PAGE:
…the Siberian Elm is “one of, if not the, world’s worst trees…a poor ornamental that does not deserve to be planted anywhere”.


Closer to Denver and the urban areas of Colorado’s front range, there are two trees that are common pests. These are the Siberian Elm (Ulmus pumila), and the Tree of Heaven (Ailanthus altissima). Both of these trees release a profuse amount of seeds, and these seeds are very adept at sprouting in disturbed areas. They proliferate along transportation corridors and abandoned lots. Both trees prefer full sun, but Ailanthus can tolerate some shade allowing it to invade some mature native forests.

Young Ailanthus altissima

Young Ailanthus altissima

Although not directly related, Ailanthus trees (a.k.a. Tree of Heaven) are often mistaken as sumacs. In springtime they produce many flowers that have a foul odor which some say is similar to cat urine. It rapidly out competes other tree species, releasing an allelopathic chemical which inhibits the growth of other plants. Some researchers have extracted this chemical from Ailanthus trees, successfully using it as an herbicide. Not only is this tree toxic to other plants, there have been anecdotal reports of it being slightly toxic to humans and livestock. Ailanthus trees can grow quite rapidly, leading to weak, unstable branches.

Siberian Elms also have structural problems, with many weak or dead branches that can break off in heavy wind. Siberian elms have a short dormancy period which leads to early flowering in spring, and late leaf drop in fall. In Colorado that means they can become dangerously loaded with wet snow in our common heavy spring snowstorms, or the occasional fall snowstorm, leading to heavy branches falling on roofs and vehicles. In addition to the dangers of breaking limbs, the trees do not have a very favorable appearance, with an awkward branching pattern. One doesn’t need to search too long before you find many Siberian elm seedlings sprouting up in unwanted spots in the urban landscape. The sprouts show up in shrub beds where they are difficult to remove by hand and hard to spray with herbicides without damaging neighboring desired plant materials. Siberian elms are susceptible to damage from elm leaf beetles which leave the leaves looking skeletonized, but it doesn’t seem to kill the trees.  Notable horticulturalist Michael Dirr says the Siberian Elm is “one of, if not the, world’s worst trees…a poor ornamental that does not deserve to be planted anywhere”.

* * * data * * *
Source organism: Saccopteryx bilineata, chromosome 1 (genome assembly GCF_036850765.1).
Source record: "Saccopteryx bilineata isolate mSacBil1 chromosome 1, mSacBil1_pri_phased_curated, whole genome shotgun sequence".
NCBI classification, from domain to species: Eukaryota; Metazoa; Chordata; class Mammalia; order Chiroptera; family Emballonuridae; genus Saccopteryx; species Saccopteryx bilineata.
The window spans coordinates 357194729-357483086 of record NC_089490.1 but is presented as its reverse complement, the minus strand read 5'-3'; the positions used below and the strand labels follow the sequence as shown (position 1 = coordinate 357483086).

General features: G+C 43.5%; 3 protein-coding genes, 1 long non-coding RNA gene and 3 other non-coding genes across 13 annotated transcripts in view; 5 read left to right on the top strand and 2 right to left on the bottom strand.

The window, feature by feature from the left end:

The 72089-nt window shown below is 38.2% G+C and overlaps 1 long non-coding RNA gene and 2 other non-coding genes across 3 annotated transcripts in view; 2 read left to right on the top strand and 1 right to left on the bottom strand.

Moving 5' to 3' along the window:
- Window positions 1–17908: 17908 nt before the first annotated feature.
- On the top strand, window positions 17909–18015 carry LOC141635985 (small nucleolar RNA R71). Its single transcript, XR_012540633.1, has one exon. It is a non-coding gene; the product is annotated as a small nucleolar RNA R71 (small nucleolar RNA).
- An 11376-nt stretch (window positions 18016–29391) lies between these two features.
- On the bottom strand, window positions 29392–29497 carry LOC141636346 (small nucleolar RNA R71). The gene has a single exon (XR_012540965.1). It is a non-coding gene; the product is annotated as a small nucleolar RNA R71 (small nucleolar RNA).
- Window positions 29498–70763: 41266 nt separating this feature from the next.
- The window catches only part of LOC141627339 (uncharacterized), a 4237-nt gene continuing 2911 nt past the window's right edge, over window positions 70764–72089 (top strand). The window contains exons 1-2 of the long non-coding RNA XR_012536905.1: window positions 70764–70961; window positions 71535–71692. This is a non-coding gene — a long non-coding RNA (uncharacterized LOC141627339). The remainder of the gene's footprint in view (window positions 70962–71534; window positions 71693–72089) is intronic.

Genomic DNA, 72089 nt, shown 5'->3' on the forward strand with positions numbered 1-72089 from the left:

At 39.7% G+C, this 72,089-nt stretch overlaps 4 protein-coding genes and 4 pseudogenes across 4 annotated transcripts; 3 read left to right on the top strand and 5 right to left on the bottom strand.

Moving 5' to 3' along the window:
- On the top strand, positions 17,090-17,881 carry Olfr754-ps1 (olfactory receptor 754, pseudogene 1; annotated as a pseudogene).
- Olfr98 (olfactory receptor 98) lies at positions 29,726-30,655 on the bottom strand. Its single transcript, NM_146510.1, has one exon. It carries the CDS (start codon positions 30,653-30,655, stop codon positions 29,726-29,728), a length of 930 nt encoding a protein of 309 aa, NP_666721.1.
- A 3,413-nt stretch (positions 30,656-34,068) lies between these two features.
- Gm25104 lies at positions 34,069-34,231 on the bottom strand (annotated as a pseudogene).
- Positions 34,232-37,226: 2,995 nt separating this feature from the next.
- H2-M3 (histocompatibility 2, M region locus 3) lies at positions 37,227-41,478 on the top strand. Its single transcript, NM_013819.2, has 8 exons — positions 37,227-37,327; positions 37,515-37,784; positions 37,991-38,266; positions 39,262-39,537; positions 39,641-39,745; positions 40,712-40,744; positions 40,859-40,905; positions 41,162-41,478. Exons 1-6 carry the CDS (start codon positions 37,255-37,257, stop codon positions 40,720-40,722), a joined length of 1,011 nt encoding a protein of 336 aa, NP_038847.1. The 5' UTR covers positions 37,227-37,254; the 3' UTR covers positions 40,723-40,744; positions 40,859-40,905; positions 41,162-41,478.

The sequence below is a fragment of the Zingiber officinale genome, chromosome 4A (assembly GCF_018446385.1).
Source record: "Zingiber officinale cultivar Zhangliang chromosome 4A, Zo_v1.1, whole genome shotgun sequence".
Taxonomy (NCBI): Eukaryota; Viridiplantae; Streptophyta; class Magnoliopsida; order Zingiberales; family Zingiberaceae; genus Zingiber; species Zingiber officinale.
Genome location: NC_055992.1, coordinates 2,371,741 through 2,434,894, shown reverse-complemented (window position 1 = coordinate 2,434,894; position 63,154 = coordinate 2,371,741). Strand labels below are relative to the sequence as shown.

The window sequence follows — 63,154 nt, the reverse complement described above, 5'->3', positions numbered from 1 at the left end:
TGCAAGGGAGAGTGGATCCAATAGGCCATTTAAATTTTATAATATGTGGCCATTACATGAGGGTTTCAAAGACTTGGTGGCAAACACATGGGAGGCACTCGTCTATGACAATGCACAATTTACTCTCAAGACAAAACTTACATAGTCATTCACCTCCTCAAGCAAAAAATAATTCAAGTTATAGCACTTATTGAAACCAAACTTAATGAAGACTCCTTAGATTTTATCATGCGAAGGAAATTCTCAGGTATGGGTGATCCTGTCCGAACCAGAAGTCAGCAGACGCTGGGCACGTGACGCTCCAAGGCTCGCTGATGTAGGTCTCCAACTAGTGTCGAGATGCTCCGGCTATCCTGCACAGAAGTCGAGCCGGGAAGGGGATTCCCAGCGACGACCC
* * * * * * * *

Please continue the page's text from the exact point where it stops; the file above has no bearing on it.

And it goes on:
To be fair, I should mention that some people look favorably upon these four tree species, and say that in Colorado’s high desert climate (that is naturally and predominantly tree-less east of the Rocky Mountains), an invasive tree is better than no tree, especially in urban areas. I would beg to differ, noting that these trees are too difficult to control and remove, to the detriment of native flora and fauna. Please become aware of these invasive trees and be considerate about whether you want to allow these in your landscape.


This is the official blog of Outdoor Design Group, Colorado Landscape Architects.  For more information about our business and our services, click here.

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Photo of the Day – Natural Pond with new Boulder Edge

natural pond with improved boulder edge

Over the summer we helped this client create a new stone edge to their natural pond.  It is difficult to tell in this photo, but there are two layers of boulders helping to navigate a 24″ drop-off to the water.  In the foreground is a lush new lawn for entertaining and games.  Look for more photos of this project soon on our Facebook and Google Plus pages!

This is the official blog of Outdoor Design Group, Colorado Landscape Architects.  For more information about our business and our services, click here.


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‘Green’-Up Your Holiday Décor with LEDs


If you’ve not purchased holiday lights in several years, you are in for some surprises next time you head out shopping for new holiday lighting. Recent advances have produced a wave of new and innovative LED lighting that is far more energy efficient than holiday lighting your father or grandfather installed in years past. Many of the new LED holiday light strings are 7 to 8 times more efficient than traditional incandescent light strings. This translates to additional benefits aside from lowered electricity bills: more strings can be safely strung together end-to-end (which may mean a simplified layout of your light display) and there is a lowered fire hazard as the strings do not get as hot as many of the incandescent holiday light bulbs.